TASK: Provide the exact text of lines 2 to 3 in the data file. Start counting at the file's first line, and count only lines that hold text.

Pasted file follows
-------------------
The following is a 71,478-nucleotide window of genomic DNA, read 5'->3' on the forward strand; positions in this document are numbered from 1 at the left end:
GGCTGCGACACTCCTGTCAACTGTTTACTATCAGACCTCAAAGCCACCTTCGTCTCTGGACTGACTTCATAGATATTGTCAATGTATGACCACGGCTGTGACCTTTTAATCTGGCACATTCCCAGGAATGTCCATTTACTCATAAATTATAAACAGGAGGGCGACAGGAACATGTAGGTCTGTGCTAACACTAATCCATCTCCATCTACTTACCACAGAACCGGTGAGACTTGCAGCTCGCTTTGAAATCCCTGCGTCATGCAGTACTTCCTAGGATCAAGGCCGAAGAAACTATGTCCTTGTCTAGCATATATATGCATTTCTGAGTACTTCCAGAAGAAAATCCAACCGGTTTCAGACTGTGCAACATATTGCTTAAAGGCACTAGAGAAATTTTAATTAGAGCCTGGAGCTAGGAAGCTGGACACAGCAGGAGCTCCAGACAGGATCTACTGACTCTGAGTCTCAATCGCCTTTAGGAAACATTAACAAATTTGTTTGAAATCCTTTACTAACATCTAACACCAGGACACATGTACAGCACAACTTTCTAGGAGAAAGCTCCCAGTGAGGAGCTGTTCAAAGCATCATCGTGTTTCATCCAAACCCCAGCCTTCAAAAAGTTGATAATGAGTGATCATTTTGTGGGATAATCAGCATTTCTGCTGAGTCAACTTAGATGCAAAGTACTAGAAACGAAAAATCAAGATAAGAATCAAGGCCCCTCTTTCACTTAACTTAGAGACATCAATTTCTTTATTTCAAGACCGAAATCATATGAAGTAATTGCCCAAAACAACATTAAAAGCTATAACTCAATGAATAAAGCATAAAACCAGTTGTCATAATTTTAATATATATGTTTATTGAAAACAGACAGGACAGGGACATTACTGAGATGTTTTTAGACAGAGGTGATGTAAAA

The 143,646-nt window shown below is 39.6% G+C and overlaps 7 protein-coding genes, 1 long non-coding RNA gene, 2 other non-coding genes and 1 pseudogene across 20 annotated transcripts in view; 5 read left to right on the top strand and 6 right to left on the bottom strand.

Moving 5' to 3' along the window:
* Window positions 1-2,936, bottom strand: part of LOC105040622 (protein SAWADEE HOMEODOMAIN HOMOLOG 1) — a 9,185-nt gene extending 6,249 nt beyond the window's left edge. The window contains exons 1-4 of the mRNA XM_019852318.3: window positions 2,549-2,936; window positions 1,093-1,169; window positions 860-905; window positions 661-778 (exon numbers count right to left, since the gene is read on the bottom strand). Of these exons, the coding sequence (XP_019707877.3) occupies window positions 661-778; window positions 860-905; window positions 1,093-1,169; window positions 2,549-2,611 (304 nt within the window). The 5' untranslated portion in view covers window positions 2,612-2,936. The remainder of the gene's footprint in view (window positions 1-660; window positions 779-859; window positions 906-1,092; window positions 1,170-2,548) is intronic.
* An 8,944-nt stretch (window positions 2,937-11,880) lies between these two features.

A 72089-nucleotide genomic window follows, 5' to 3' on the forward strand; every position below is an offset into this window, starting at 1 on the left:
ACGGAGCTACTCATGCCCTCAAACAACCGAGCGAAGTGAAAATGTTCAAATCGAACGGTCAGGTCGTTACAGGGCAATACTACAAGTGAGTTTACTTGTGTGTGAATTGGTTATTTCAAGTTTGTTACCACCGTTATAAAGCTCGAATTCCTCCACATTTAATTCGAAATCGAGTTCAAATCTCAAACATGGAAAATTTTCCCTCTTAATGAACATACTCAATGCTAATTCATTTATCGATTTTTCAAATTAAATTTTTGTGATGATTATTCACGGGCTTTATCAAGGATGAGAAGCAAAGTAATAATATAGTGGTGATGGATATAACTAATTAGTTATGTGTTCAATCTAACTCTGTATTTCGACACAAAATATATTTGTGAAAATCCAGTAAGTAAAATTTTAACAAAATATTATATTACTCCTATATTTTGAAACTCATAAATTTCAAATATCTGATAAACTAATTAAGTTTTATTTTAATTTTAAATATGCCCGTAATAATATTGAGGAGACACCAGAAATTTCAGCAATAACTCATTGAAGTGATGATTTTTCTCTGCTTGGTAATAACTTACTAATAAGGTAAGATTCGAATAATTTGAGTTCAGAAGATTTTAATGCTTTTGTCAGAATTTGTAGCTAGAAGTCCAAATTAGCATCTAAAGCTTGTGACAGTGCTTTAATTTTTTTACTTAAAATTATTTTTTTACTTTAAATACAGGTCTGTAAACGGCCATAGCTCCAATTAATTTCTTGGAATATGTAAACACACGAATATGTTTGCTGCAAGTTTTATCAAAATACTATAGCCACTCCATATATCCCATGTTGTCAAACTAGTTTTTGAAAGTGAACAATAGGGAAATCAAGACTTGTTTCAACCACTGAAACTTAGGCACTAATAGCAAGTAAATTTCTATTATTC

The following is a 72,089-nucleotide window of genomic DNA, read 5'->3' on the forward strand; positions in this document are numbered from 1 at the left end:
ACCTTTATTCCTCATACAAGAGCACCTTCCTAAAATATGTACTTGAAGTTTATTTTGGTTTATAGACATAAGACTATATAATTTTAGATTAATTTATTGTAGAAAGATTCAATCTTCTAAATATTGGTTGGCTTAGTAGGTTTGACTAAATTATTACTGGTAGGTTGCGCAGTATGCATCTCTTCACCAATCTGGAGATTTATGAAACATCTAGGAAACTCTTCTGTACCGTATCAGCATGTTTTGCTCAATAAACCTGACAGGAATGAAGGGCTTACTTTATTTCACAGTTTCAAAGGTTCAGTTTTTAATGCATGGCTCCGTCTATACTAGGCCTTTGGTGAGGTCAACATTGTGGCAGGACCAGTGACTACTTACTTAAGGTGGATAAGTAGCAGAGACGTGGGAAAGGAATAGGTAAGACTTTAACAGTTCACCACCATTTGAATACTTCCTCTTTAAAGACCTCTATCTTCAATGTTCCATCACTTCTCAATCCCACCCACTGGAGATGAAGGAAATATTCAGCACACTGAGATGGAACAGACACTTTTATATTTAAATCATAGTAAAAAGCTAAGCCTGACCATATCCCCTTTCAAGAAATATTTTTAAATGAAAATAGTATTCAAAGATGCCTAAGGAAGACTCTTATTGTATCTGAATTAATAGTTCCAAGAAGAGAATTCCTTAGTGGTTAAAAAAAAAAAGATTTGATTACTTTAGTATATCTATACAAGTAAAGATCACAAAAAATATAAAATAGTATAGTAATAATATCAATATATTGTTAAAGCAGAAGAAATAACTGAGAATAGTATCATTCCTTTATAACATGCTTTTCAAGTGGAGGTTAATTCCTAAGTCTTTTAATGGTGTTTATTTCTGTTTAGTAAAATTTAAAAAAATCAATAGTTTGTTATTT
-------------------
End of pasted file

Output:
GGCTGCGACACTCCTGTCAACTGTTTACTATCAGACCTCAAAGCCACCTTCGTCTCTGGACTGACTTCATAGATATTGTCAATGTATGACCACGGCTGTGACCTTTTAATCTGGCACATTCCCAGGAATGTCCATTTACTCATAAATTATAAACAGGAGGGCGACAGGAACATGTAGGTCTGTGCTAACACTAATCCATCTCCATCTACTTACCACAGAACCGGTGAGACTTGCAGCTCGCTTTGAAATCCCTGCGTCATGCAGTACTTCCTAGGATCAAGGCCGAAGAAACTATGTCCTTGTCTAGCATATATATGCATTTCTGAGTACTTCCAGAAGAAAATCCAACCGGTTTCAGACTGTGCAACATATTGCTTAAAGGCACTAGAGAAATTTTAATTAGAGCCTGGAGCTAGGAAGCTGGACACAGCAGGAGCTCCAGACAGGATCTACTGACTCTGAGTCTCAATCGCCTTTAGGAAACATTAACAAATTTGTTTGAAATCCTTTACTAACATCTAACACCAGGACACATGTACAGCACAACTTTCTAGGAGAAAGCTCCCAGTGAGGAGCTGTTCAAAGCATCATCGTGTTTCATCCAAACCCCAGCCTTCAAAAAGTTGATAATGAGTGATCATTTTGTGGGATAATCAGCATTTCTGCTGAGTCAACTTAGATGCAAAGTACTAGAAACGAAAAATCAAGATAAGAATCAAGGCCCCTCTTTCACTTAACTTAGAGACATCAATTTCTTTATTTCAAGACCGAAATCATATGAAGTAATTGCCCAAAACAACATTAAAAGCTATAACTCAATGAATAAAGCATAAAACCAGTTGTCATAATTTTAATATATATGTTTATTGAAAACAGACAGGACAGGGACATTACTGAGATGTTTTTAGACAGAGGTGATGTAAAA

The 143,646-nt window shown below is 39.6% G+C and overlaps 7 protein-coding genes, 1 long non-coding RNA gene, 2 other non-coding genes and 1 pseudogene across 20 annotated transcripts in view; 5 read left to right on the top strand and 6 right to left on the bottom strand.